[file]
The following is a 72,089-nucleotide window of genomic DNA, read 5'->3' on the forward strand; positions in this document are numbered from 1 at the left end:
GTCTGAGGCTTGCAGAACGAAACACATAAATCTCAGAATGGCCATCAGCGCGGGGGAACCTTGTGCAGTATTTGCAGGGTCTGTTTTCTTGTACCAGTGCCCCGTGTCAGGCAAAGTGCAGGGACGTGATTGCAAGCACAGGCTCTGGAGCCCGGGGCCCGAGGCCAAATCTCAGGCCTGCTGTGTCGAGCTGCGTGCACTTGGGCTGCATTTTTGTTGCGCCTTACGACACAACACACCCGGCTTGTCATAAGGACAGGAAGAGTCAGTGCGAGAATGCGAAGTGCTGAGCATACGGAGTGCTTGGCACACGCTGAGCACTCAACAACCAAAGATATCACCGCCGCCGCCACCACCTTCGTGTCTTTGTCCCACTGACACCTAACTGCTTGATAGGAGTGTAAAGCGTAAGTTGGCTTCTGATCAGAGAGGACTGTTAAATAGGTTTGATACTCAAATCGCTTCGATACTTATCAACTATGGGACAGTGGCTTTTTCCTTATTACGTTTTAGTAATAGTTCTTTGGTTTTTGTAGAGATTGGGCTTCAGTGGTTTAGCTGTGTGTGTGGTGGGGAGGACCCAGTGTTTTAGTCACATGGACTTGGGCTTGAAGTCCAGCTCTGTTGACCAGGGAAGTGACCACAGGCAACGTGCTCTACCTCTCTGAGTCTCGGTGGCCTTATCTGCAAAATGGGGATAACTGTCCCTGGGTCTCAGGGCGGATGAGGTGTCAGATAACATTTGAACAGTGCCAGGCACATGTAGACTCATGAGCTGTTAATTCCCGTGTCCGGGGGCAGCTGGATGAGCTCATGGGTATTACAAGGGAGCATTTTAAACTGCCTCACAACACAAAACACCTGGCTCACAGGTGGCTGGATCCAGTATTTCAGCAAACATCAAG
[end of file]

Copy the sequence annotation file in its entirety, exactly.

The following is a 72,089-nucleotide window of genomic DNA, read 5'->3' on the forward strand; positions in this document are numbered from 1 at the left end:
GTCTGAGGCTTGCAGAACGAAACACATAAATCTCAGAATGGCCATCAGCGCGGGGGAACCTTGTGCAGTATTTGCAGGGTCTGTTTTCTTGTACCAGTGCCCCGTGTCAGGCAAAGTGCAGGGACGTGATTGCAAGCACAGGCTCTGGAGCCCGGGGCCCGAGGCCAAATCTCAGGCCTGCTGTGTCGAGCTGCGTGCACTTGGGCTGCATTTTTGTTGCGCCTTACGACACAACACACCCGGCTTGTCATAAGGACAGGAAGAGTCAGTGCGAGAATGCGAAGTGCTGAGCATACGGAGTGCTTGGCACACGCTGAGCACTCAACAACCAAAGATATCACCGCCGCCGCCACCACCTTCGTGTCTTTGTCCCACTGACACCTAACTGCTTGATAGGAGTGTAAAGCGTAAGTTGGCTTCTGATCAGAGAGGACTGTTAAATAGGTTTGATACTCAAATCGCTTCGATACTTATCAACTATGGGACAGTGGCTTTTTCCTTATTACGTTTTAGTAATAGTTCTTTGGTTTTTGTAGAGATTGGGCTTCAGTGGTTTAGCTGTGTGTGTGGTGGGGAGGACCCAGTGTTTTAGTCACATGGACTTGGGCTTGAAGTCCAGCTCTGTTGACCAGGGAAGTGACCACAGGCAACGTGCTCTACCTCTCTGAGTCTCGGTGGCCTTATCTGCAAAATGGGGATAACTGTCCCTGGGTCTCAGGGCGGATGAGGTGTCAGATAACATTTGAACAGTGCCAGGCACATGTAGACTCATGAGCTGTTAATTCCCGTGTCCGGGGGCAGCTGGATGAGCTCATGGGTATTACAAGGGAGCATTTTAAACTGCCTCACAACACAAAACACCTGGCTCACAGGTGGCTGGATCCAGTATTTCAGCAAACATCAAG